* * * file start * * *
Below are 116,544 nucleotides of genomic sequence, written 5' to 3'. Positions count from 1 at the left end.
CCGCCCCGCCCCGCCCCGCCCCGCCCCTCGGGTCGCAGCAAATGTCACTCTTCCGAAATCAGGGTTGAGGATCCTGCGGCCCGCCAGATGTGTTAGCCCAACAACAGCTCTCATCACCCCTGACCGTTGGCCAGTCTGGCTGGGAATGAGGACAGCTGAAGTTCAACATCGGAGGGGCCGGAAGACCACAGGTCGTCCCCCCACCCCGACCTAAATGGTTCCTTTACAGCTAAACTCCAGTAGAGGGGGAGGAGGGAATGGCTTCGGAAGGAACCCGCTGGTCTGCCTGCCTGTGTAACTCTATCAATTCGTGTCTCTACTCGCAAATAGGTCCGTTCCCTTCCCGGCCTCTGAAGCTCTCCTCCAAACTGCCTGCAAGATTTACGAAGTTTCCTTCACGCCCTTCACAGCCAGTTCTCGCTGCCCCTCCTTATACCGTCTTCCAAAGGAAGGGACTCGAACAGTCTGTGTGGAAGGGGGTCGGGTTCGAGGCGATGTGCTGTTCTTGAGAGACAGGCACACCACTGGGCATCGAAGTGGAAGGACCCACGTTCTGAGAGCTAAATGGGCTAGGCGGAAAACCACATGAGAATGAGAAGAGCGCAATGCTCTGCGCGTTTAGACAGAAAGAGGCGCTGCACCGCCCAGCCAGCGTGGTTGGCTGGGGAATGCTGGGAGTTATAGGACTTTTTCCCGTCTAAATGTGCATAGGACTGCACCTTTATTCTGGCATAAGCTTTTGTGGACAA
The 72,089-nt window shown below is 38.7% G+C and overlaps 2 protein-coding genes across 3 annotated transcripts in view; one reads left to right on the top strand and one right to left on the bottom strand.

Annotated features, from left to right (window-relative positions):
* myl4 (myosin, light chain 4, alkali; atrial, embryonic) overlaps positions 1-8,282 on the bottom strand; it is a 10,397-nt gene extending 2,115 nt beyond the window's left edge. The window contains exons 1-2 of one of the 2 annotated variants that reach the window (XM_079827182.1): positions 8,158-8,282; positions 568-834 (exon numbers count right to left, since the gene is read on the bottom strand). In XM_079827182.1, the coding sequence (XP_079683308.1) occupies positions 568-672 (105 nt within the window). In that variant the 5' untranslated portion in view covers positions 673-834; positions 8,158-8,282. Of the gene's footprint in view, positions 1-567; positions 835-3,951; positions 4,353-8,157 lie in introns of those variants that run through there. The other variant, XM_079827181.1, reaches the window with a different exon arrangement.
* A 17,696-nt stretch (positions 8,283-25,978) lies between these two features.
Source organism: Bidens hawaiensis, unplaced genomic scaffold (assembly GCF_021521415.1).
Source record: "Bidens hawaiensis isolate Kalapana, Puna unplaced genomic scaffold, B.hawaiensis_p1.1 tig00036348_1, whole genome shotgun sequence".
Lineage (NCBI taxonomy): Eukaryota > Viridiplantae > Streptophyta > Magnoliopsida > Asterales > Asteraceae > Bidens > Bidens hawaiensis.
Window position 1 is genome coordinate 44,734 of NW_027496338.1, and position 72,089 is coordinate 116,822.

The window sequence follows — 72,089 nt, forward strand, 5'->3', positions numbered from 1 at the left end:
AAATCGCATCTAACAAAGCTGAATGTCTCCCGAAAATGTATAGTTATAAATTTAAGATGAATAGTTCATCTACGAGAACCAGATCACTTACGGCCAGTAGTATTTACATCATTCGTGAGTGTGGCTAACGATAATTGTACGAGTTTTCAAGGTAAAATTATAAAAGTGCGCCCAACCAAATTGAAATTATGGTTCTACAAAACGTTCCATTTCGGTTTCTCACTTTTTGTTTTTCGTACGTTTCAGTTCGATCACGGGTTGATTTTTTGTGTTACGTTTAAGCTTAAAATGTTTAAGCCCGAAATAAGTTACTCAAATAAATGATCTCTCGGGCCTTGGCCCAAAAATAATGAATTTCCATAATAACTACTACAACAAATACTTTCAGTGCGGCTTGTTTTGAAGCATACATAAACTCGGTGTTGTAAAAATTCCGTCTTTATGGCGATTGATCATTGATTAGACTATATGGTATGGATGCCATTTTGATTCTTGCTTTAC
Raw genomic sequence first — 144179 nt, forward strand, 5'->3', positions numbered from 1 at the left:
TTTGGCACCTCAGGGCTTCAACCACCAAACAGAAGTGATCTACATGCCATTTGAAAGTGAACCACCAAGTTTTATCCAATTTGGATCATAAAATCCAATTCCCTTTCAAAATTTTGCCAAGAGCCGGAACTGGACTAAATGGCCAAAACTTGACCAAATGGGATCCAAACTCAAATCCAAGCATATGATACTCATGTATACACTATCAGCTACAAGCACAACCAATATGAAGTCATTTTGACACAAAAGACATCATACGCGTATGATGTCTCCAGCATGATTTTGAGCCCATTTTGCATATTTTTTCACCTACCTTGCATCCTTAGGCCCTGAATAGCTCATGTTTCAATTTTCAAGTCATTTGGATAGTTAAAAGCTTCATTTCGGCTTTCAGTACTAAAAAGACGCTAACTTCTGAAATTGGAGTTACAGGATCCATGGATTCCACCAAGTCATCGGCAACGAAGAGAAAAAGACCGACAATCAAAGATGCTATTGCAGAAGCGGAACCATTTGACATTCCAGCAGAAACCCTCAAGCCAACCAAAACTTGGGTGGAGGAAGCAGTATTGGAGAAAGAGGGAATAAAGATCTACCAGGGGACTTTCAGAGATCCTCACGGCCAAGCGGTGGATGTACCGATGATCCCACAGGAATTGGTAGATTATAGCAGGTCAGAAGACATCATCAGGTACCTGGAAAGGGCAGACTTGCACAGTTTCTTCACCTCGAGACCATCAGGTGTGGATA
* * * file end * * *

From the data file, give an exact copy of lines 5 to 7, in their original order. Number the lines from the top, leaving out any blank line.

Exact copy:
* myl4 (myosin, light chain 4, alkali; atrial, embryonic) overlaps positions 1-8,282 on the bottom strand; it is a 10,397-nt gene extending 2,115 nt beyond the window's left edge. The window contains exons 1-2 of one of the 2 annotated variants that reach the window (XM_079827182.1): positions 8,158-8,282; positions 568-834 (exon numbers count right to left, since the gene is read on the bottom strand). In XM_079827182.1, the coding sequence (XP_079683308.1) occupies positions 568-672 (105 nt within the window). In that variant the 5' untranslated portion in view covers positions 673-834; positions 8,158-8,282. Of the gene's footprint in view, positions 1-567; positions 835-3,951; positions 4,353-8,157 lie in introns of those variants that run through there. The other variant, XM_079827181.1, reaches the window with a different exon arrangement.
* A 17,696-nt stretch (positions 8,283-25,978) lies between these two features.
Source organism: Bidens hawaiensis, unplaced genomic scaffold (assembly GCF_021521415.1).